“The primary social evil of our time is lack of respect for self-ownership rights. It is what underlies both private crime and institutionalized crime perpetrated by the state. State laws, regulations, and actions are objectionable just because the state is claiming the right to control how someone’s body is to be used.” (Steven Kinsella)
I promised you, dear readers, and myself, that I would continue today with a look at how land is first “appropriated” or first owned. I did not address that topic yesterday since I have a self-imposed rule to keep these posts short and “conversational” this summer. I think 750 words is a good limit. (and I missed that limit yesterday)
Why is it so important to look at property rights and property ownership? Is not self-ownership more fundamental than rights in external resources? Our fine progressive friends would say so in a heartbeat. Self-ownership means nothing if the right to own private property is not respected. Murray Rothbard insisted that all “human rights” are property rights. Hence it is crucial that we have a sound basis for property rights and for its unique property assignment rules.
The libertarian looks to some sort of a Lockean notion of homesteading where an individual appropriating something unowned from nature becomes the owner of the property. The owner of some piece of land is its first user or someone who became the owner through a proper and legal contract and thus owns title. After self-ownership, the second basic axiom of libertarian political theory is original appropriation or homesteading. According to Rothbard:
“It follows then that each person justly owns whatever previously unowned resources he appropriates or ‘mixes his labor with.’ From these twin axioms — self-ownership and ‘homesteading’ — stem the justification for the entire system of property rights titles in a free-market society.”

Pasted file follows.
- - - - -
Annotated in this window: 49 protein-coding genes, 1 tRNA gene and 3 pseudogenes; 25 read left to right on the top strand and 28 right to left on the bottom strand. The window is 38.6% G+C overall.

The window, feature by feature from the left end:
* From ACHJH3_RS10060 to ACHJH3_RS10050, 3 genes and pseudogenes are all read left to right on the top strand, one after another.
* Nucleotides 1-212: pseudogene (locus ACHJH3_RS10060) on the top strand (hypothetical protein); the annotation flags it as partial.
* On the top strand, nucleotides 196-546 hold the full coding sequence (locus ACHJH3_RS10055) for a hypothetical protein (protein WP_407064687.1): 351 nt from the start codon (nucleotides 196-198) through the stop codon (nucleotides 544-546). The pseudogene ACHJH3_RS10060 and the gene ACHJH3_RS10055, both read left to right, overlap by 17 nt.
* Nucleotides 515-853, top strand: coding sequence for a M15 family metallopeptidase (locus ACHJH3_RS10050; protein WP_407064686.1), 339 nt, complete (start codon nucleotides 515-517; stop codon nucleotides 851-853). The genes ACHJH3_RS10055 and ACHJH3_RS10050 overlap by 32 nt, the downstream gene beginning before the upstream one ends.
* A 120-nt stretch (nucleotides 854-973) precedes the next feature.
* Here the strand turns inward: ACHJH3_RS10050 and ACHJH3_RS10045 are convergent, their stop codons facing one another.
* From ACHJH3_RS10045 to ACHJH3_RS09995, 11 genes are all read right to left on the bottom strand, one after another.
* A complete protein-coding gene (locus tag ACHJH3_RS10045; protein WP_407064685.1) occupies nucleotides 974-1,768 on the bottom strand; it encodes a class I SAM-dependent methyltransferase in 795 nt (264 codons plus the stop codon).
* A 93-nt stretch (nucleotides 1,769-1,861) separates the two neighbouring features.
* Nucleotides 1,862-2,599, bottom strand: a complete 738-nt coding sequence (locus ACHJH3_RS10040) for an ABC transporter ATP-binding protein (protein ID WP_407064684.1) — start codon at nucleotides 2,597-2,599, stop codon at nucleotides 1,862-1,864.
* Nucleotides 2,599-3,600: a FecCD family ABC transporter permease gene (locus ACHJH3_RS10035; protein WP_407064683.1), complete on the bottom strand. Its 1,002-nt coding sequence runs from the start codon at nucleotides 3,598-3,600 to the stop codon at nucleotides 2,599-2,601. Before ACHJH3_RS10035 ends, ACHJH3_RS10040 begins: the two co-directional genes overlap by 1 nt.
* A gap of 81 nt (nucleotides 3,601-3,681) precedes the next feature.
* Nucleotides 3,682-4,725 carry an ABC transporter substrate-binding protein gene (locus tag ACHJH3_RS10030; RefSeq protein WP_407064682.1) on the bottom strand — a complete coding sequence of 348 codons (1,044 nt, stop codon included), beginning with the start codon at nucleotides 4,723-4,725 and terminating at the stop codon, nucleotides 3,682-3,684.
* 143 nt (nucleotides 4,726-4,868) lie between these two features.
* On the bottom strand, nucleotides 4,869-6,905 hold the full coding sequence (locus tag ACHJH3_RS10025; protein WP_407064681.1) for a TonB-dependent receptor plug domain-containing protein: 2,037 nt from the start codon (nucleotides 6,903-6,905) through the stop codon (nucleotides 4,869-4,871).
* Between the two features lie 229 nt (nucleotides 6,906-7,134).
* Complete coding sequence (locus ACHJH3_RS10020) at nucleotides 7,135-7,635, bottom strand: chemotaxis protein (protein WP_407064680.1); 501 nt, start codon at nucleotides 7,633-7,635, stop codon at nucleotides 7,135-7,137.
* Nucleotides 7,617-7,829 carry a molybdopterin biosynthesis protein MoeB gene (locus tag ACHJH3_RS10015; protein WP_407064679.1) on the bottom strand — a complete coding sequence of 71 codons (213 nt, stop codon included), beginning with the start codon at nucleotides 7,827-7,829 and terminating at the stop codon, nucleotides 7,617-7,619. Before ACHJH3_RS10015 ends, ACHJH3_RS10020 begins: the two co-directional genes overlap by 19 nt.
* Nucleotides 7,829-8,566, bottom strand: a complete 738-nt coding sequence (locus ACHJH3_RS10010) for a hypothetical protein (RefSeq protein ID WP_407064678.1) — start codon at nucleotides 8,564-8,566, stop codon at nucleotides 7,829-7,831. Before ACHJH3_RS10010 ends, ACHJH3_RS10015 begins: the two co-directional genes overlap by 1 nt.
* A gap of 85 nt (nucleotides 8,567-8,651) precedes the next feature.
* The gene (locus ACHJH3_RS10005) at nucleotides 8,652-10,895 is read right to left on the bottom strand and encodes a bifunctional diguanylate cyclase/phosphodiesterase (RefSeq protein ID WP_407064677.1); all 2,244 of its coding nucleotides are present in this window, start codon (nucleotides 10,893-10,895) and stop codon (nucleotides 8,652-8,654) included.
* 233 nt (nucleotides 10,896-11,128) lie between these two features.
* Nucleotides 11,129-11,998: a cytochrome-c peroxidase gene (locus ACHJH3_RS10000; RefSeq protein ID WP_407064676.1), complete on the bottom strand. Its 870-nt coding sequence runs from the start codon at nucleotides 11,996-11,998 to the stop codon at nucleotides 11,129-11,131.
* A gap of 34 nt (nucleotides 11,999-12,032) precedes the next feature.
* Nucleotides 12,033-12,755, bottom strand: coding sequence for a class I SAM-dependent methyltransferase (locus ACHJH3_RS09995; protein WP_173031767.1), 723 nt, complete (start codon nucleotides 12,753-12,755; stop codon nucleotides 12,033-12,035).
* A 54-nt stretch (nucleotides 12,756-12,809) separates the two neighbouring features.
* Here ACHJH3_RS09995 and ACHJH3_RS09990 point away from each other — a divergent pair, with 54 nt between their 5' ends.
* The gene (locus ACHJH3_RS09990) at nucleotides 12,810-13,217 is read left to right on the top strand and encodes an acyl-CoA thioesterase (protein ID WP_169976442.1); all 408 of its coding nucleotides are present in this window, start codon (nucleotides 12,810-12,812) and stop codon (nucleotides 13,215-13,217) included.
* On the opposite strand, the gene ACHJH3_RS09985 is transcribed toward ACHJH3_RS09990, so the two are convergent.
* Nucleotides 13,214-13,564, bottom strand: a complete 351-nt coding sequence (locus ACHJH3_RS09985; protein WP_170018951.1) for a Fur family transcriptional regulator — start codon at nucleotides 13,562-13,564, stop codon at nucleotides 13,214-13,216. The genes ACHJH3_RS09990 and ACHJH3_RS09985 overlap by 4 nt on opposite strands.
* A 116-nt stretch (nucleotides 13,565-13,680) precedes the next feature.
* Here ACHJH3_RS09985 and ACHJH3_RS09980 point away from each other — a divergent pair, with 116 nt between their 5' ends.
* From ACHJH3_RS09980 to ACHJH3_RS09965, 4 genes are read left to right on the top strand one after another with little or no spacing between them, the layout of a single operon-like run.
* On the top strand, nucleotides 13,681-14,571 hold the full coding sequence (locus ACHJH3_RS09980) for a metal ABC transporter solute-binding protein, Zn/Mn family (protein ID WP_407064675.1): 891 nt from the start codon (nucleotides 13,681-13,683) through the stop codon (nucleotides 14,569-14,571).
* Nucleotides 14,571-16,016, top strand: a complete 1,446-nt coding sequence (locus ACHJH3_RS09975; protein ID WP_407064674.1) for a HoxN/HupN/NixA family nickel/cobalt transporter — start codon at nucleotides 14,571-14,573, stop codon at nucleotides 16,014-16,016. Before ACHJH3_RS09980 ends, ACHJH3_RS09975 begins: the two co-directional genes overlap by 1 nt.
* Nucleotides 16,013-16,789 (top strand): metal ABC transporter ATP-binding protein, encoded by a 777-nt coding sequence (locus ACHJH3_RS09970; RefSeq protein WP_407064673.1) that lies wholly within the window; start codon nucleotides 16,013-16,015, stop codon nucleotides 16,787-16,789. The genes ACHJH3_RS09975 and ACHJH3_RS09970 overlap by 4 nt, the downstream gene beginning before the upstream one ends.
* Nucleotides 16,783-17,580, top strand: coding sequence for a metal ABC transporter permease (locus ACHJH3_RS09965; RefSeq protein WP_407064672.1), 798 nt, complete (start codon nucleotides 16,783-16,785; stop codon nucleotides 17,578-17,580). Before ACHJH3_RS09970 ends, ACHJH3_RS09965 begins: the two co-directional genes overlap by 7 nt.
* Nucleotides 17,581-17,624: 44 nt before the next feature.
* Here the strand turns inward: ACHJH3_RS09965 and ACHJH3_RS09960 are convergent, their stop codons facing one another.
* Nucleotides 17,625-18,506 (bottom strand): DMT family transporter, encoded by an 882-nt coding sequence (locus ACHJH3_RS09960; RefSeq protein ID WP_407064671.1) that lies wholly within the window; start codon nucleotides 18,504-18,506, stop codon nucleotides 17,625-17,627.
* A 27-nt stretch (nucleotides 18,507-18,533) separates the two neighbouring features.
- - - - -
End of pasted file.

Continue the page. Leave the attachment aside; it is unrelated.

Professer Hoppe [pdf] provides several important justifications. One is that someone acquiring unowned resources is a necessary condition for all living human beings to be alive at all; to even be alive to argue about it. Even the critics of original appropriation conceded this condition, as they must, since they concede original appropriation by living and arguing. Another argument is that resources are not static bits of matter but components of value-creation arising from human creativity and labor. It is seen that all human beings have a right to their own creations and hence a right to property they create or first use. See Kirzner’s emphasis on this point.
The main question is why is it justified for some person Bob to keep the profit of his discovery while it is unjust for Joe or Sam to get part of Bob’s profit? The most complete answer to this question to this situation appears is given by Professor Hoppe here: “A Theory of Socialism and Capitalism.” An all too short summary of Hoppe’s writing is that property obtained without aggressing upon others is justly obtained. Think that over for a moment. Original appropriation does not involve aggression since the property appropriated is unowned. So the property obtained via original appropriation is justly owned property. For others, usually the State, to take justly owned property forcibly is unjust because it involves aggression.
My final point today is addressed to those who claim that all land was “stolen” by someone at sometime or the other. To that one can only say that if the victim of the crime steps forward and proves that his land or other property was taken by force, fraud, or coercion then he is due restitution. Mostly though we find that the aggressors and victims of any land disputes of centuries ago are all dead now and the points they may have had are moot.